Boosting Cell Phone Privacy

finjanmobileBlog, Mobile Security

cell phone privacy

Issues concerning digital security and cell phone privacy have been thrust into the spotlight in recent weeks, as fresh hacks are exposed, and new legislation comes into play in various corners of the globe. With avenues and points of contact with the digital realm ever on the increase, there are opportunities for personal and corporate data to become exposed to both legitimate and illegitimate forms of scrutiny.

With so many people dependent on mobile devices for their communications and internet access, there’s been a clamor for more effective ways of boosting and ensuring cell phone privacy – from players in the IT industry, and consumers themselves.

Cell Phone Privacy and The StingRay Dilemma

The StingRay is a powerful surveillance device capable of imitating the function of a cell tower and capturing signals from nearby phones. This enables law enforcement officials (or anyone else with access to the technology) to sweep through hundreds of phone conversations, messages, and call logs.

The devices first came into public knowledge in 2011, as a result of investigations conducted by Daniel Rigmaiden, an inmate at a U.S. federal prison, into how the authorities were able to catch him. But they’ve been in use by federal, state and local law enforcement agencies in the United States for about 20 years.

Recent legislation has targeted the use of StingRays (also known as “dirtboxes”) and similar devices. For example, a law in California requires law enforcement agencies to seek permission from their constituencies via public meetings, before purchasing such a device (which can cost anything from $242,000 to $500,000).

But there are ways around these laws – such as the loophole which permits the use of StingRays if done in partnership with external agencies like the FBI, or the U.S. Marshals Service.

It’s this looseness of the law that has private citizens, civil liberties groups, and even technology companies worried about the governance of cell phone privacy.

Cell Phone Privacy – Moves From the Industry

On August 14th 2017, Verizon Communications Inc (the biggest wireless carrier in the United States) filed a 44-page brief with the U.S. Supreme Court, calling on them to make it harder for government officials to gain access to individuals’ sensitive cell phone data. The brief was filed in conjunction with over a dozen high-tech companies, including Apple (AAPL.O), Facebook (FB.O), Twitter (TWTR.N), Snap (SNAP.N) and Alphabet’s (GOOGL.O) Google.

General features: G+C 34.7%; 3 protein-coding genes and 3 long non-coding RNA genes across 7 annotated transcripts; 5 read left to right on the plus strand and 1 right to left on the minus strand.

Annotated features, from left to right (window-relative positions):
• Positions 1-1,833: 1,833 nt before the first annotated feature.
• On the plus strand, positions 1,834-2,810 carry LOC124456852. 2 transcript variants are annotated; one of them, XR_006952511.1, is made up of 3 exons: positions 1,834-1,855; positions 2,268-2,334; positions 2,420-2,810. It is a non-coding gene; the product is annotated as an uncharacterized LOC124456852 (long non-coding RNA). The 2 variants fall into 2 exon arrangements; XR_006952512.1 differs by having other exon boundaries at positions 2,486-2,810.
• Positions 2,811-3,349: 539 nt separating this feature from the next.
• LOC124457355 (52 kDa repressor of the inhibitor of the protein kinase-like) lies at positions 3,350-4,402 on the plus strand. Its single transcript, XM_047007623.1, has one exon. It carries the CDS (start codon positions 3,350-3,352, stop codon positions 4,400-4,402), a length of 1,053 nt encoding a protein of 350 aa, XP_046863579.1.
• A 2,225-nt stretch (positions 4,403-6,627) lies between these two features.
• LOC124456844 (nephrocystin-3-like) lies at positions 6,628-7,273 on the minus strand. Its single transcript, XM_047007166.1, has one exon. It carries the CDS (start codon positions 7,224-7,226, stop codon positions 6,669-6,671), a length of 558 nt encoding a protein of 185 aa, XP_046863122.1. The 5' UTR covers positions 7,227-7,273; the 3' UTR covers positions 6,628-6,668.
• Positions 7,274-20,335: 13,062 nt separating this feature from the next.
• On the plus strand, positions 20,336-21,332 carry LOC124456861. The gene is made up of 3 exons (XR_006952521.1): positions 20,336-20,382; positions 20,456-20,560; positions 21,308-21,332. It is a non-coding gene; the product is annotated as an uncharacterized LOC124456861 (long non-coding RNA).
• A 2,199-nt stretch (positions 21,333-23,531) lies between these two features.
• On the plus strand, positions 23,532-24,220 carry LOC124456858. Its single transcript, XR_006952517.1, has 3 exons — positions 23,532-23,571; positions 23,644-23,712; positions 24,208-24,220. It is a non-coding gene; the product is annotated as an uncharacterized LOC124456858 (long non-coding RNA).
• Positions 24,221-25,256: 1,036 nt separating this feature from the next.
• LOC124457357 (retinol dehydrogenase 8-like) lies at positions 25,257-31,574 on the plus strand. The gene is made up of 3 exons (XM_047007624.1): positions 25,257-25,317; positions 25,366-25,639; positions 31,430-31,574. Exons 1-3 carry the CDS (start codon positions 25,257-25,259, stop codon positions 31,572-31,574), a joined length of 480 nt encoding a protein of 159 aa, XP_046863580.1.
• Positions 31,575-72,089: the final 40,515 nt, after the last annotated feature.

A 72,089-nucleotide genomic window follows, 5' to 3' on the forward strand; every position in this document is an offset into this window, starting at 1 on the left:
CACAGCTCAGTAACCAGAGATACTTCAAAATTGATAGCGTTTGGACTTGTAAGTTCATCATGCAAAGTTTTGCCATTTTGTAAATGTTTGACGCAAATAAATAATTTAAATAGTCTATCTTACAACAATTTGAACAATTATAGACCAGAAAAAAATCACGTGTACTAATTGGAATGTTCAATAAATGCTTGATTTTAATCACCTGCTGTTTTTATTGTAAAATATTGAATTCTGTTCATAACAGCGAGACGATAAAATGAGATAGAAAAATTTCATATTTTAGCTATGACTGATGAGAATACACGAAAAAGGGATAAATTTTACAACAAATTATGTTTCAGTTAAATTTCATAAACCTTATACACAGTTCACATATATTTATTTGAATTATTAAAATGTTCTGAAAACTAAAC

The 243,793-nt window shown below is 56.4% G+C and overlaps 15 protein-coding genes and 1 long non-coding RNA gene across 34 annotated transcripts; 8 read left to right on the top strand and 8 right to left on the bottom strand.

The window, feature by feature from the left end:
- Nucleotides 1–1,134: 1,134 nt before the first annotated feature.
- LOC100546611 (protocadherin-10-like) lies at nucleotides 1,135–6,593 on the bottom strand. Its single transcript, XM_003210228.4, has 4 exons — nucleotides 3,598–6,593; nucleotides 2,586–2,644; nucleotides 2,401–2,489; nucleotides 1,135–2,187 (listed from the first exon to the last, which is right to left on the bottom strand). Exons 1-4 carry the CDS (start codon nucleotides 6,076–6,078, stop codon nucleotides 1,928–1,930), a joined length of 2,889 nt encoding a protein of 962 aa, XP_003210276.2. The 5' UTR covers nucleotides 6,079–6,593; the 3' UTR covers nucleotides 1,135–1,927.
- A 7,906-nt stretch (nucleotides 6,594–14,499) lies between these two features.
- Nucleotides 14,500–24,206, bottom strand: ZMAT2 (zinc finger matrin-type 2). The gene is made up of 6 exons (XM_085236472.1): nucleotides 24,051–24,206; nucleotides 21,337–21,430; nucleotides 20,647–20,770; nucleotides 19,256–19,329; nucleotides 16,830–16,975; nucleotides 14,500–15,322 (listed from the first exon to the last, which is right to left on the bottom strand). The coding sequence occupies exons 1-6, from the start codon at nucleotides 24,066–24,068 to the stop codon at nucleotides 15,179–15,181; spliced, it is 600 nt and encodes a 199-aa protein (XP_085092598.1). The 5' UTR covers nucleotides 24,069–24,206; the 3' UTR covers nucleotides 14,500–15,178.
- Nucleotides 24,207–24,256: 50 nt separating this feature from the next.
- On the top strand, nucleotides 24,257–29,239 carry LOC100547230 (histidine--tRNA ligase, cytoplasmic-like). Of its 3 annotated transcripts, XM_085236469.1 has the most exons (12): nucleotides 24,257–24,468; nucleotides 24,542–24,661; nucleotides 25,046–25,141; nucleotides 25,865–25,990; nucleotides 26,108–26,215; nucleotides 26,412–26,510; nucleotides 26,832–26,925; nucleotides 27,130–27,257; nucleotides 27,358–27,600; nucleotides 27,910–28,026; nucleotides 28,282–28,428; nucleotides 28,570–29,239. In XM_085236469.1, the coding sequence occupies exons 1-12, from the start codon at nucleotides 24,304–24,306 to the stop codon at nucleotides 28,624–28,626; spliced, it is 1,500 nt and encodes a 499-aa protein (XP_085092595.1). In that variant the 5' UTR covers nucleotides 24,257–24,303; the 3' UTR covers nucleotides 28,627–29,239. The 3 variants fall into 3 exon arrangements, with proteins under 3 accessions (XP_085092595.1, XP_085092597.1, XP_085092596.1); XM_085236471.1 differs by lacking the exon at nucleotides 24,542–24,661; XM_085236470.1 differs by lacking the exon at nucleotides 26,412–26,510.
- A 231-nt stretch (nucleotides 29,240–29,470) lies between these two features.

At stake is the question of whether government and law enforcement agencies should be required to obtain a warrant before being allowed access to information such as geo-location and call tracking that might reveal the whereabouts of a cell phone user. Companies like Verizon typically receive thousands of requests from law enforcement for cell phone location records, every year – requests which are routinely granted, in the absence of official court documents.

It’s hoped that requiring the authorities to seek and obtain a warrant will at least add a layer of privacy protection to the information that’s being requested.

Cell Phone Privacy – Personal Protection Measures

Understandably, depending on the bureaucracy of the courts to guard their privacy isn’t a satisfactory option for many cell phone users. Fortunately, there are several measures you can take – beyond the general advice to keep location-based activities to a minimum (including geo-tagging, and location sharing), and disabling or uninstalling any apps that you don’t use.

Clearly too, your privacy is at risk in all its forms if someone steals your phone, or otherwise gains physical access to your device. So you’ll need to take precautions to guard against loss, theft, pickpocketing, or leaving your cell phone unguarded in public spaces.

Cell Phone Privacy Precaution #1 – Use a Lockscreen

Mobile devices habitually ship with some form of on-board lockscreen protection – a password, PIN, or pattern screen where you have to enter the correct code, number sequence, or connected motion on the touchscreen in order to gain access to your desktop. While not a perfect defense, it’s an additional obstacle that any potential thief or snoop will have to get through, in order to access your data.